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CLAUDE DELAVAL COBHAM
Exerpta Cypria
page 404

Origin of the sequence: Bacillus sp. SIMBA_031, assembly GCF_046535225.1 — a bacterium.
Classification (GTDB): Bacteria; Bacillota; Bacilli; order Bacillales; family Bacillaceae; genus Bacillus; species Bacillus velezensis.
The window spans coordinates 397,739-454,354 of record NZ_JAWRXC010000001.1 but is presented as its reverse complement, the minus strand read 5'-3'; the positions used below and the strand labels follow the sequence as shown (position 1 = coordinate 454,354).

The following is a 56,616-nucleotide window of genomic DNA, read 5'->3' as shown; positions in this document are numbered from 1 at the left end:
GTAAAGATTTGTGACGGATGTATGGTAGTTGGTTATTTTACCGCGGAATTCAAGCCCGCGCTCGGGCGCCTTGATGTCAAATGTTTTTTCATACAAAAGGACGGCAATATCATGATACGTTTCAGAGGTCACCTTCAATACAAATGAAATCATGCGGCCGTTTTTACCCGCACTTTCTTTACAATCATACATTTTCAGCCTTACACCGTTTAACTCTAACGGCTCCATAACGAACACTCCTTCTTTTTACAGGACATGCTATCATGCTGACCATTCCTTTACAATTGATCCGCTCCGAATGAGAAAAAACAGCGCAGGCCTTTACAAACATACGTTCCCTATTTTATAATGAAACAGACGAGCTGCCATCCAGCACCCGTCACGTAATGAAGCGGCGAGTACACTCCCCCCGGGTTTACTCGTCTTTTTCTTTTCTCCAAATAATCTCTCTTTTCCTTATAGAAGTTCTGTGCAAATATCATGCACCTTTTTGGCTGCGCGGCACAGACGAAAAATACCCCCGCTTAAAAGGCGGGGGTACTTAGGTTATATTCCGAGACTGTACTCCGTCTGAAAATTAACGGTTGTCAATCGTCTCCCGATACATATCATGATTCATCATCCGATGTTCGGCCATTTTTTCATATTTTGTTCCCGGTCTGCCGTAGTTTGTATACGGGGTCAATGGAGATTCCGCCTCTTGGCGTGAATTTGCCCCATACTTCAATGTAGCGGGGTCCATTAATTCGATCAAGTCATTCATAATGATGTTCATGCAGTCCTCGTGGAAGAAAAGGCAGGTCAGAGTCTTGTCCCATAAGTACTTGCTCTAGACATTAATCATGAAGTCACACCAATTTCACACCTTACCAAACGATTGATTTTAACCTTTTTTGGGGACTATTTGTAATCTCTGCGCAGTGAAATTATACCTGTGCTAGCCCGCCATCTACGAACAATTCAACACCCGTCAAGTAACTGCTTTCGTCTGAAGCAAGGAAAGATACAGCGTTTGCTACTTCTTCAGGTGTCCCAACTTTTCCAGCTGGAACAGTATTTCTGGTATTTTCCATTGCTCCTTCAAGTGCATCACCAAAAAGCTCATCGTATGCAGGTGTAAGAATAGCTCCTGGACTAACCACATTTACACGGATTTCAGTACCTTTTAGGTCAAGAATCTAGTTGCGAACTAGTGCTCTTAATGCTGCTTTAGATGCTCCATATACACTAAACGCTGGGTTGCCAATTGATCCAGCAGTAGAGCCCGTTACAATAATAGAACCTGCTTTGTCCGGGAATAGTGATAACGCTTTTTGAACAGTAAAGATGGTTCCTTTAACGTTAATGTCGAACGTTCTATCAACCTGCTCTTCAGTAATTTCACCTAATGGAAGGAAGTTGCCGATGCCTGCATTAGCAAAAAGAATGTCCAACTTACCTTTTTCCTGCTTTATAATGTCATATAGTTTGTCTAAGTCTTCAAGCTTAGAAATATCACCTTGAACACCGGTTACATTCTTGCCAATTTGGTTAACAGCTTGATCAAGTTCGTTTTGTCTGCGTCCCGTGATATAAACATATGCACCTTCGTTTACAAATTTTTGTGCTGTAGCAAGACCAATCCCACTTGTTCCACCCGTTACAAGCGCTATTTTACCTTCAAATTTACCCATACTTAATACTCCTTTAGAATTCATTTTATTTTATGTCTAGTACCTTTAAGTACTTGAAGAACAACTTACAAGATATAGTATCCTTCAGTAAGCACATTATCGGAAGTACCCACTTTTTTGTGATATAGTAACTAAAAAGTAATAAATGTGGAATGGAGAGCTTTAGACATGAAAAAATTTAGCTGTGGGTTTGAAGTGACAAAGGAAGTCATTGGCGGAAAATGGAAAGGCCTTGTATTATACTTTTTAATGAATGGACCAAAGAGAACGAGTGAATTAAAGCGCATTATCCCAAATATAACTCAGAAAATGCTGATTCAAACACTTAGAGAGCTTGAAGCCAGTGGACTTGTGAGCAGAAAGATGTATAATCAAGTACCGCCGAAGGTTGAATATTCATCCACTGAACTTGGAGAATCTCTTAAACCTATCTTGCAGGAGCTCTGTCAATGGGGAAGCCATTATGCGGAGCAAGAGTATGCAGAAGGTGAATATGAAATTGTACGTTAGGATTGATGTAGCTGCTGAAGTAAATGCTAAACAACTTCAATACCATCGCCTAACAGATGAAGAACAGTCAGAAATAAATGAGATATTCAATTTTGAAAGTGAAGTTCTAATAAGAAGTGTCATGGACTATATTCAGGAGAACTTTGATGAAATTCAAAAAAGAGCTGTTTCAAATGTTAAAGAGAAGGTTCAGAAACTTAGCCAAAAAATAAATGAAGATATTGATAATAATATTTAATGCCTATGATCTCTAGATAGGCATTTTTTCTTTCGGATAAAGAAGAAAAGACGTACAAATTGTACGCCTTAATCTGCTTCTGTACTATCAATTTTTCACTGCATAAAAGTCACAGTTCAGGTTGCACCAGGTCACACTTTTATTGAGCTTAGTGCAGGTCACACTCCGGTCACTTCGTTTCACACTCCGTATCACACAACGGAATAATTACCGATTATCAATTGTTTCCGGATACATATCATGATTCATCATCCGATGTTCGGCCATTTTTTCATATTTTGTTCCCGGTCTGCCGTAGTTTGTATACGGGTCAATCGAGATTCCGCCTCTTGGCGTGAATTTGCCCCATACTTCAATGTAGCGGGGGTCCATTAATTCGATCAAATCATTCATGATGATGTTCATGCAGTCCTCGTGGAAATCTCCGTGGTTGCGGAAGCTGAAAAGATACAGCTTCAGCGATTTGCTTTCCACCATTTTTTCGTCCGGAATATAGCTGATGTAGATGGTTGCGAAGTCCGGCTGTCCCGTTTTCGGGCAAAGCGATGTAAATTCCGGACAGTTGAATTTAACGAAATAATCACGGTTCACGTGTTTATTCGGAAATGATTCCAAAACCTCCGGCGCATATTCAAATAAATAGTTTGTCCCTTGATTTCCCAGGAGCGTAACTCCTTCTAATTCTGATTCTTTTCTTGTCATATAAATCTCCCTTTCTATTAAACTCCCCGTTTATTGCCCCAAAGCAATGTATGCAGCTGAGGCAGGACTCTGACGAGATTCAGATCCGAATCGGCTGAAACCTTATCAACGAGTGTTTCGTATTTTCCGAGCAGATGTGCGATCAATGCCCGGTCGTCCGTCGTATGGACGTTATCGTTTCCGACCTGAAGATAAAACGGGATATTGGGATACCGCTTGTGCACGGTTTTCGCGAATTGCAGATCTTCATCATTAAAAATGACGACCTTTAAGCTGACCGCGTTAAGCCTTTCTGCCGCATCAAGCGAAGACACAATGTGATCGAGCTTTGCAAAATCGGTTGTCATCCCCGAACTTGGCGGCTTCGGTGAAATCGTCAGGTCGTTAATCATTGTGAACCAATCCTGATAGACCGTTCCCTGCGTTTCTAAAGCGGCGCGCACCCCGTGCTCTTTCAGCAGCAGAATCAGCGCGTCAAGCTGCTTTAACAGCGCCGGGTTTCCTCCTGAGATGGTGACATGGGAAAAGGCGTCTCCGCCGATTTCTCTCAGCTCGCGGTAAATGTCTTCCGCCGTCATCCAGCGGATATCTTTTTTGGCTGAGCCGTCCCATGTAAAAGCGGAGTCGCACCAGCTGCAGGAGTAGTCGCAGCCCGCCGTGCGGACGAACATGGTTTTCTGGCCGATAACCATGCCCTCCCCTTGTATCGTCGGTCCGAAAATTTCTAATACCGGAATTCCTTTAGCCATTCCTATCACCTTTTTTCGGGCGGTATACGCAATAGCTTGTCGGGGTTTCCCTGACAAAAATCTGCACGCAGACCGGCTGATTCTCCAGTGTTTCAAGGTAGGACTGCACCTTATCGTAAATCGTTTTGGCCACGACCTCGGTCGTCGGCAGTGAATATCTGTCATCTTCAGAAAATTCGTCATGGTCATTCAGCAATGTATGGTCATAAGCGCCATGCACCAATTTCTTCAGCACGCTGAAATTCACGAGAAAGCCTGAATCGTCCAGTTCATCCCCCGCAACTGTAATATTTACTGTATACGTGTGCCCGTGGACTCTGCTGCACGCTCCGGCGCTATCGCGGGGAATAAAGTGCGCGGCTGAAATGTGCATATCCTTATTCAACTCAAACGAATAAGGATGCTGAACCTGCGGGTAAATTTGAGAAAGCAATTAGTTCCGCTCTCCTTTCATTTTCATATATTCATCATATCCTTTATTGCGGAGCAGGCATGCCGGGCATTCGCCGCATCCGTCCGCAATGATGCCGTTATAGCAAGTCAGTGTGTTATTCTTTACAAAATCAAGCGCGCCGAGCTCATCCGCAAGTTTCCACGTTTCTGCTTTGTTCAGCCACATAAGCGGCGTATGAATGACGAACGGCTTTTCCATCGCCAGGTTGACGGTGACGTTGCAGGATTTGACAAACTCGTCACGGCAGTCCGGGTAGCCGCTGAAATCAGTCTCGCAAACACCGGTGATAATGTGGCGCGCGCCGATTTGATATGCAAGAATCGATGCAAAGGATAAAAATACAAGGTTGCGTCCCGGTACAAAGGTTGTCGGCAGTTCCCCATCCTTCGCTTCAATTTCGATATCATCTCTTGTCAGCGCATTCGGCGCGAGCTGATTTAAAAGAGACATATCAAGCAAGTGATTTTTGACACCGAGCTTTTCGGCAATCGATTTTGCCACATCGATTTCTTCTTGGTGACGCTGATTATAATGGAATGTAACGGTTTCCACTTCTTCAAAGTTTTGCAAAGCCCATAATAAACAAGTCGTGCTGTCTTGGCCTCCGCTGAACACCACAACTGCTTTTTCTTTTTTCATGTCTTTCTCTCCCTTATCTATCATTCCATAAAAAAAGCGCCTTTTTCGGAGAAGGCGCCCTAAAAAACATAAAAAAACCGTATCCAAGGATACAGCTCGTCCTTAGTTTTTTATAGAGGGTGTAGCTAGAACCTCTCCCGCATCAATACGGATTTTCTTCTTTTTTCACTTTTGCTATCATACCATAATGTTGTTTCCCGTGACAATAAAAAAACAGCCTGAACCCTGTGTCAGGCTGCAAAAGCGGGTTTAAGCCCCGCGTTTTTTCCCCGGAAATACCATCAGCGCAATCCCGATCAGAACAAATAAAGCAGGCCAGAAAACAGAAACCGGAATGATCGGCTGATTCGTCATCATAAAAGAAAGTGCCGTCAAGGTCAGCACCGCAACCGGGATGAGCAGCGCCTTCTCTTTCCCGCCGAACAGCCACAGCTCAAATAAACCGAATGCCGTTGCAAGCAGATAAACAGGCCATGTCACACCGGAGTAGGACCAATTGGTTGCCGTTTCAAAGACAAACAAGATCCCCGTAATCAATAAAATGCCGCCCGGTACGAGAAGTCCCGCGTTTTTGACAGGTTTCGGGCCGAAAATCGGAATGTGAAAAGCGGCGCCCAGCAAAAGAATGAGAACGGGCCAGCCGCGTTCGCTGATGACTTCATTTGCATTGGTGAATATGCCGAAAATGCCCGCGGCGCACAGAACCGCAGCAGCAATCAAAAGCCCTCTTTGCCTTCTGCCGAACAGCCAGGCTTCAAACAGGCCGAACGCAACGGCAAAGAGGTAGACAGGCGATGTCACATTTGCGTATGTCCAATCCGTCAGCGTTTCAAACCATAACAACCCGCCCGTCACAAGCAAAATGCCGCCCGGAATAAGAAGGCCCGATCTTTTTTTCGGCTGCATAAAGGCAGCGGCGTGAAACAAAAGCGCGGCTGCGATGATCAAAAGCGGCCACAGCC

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above- all unpaved and very dirty. There are some fine, and a few very large houses : that in which I stayed, belonging to the Dragoman of Cyprus, the principal officer of the1 Greek community in the island, is quite a palace from its adornment of columns, garden)8 an<* fountains. The way in which the houses are built is exactly the opposite of that O'hich obtains in Barbary. In that part of Africa the largest house receives its light from the *loor only. Here on the contrary there is not a wall interior or exterior but has two row£ °^ windows placed one above the other. And to such an extent does this prevail that in ft^e room which I generally used, whieh was only twenty-four feet by twelve, I counted fourteen windows and a door. The upper row is closed by a jalousie without, and a glazed windovr within : the lower row has jalousies, windows and shutters. The arrangement has a goott eifect in rooms with a high roof. Note that party walls have windows just like outer walls.\ The roofs and part of the staircase are of wood. The corridors and passages are also closed with jalousies. The floors of all the rooms are of marble, also the jambs of the windows and doors, and the first few courses of the building : the rest of the walls is constructed of rough stone, badly baked bricks and lime. The houses are not covered with tiles; the roofs are flat and extremely weighty. This pernicious practice certainly accounts for the disappearance of all the ancient buildings, of which the palace only is left. This palace, called Seraya (Sérail) is a vast and badly arranged pile used as the residence of the Governor General. The ancient cathedral of A'ia Sophia, a superb Gothic edifice, is now a Turkish mosque. They have daubed the columns with a thick coat of lime, giving them the appearance of monster cylinders : and they have added two towers or minarets, well built, but out of keeping with the rest. As their law requires them to say their prayers with their faces towards Mecca, and as this cathedral was not built originally for Moslem worship, the Turks have been obliged to put up within it wooden screens aligned in the direction of Mecca so as to face correctly during prayer. All the bishops of the island were assembled at Nicosia to meet a newly arrived Governor General, and many persons of consetpience had come also to pay him their respects. The day after my arrival the Bishop of Larnaca came to see me, with a numerous following. I thought him a man of good sense, sound judgment and well educated. The next day I had a visit from the Bishop of Paphos, a young -man but smart and sly. The third bishop, of Chirigna, was seriously unwell. The Archbishop, confined to the house by extreme old age and gouty pains sent his bishop in partions who acts in his stead. He came to call accompanied by the archimandrita, the steward and more than fifty priests. The three dignitaries offered me in the Archbishop's name a thousand excuses : in spite of his condition he had wished to have himself carried to my house, but his staff prevented him. Among other persons of note who were frequent visitors I paid particular attention to M. Nicolaos Nicolidi, who in the absence of the Dragoman of Cyprus was charged with his duties. The third day I paid my visit to tho Governor General, who received ine with great ceremony, surrounded by a great number of officers, soldiers and servants armed to the teeth. At the door of the saloon stood a sentry, with an axe on his shoulder. The Governor rose to receive me, and made me sit at his side on a magnificent sofa. He is a man of intelligence, full of life, and said to be well educated, We had a long conversation, chiefly on politics. MM. Nicolidi and Francoudi, who accompanied me, interpreted for me, because the Governor speaks neither Arabic nor any European language, and I do not know Turkish. He was splendidly dressed, with a superb fur coat. His Persian pipe was brought and he offered it to me, but 1 declined as I do not smoke. Six pages, fifteen years old, all of the same height, beautiful as angels, and richly clothed in satin with superb cashmere shawls, brought ns 394 EXCERPTA CYPRIA.

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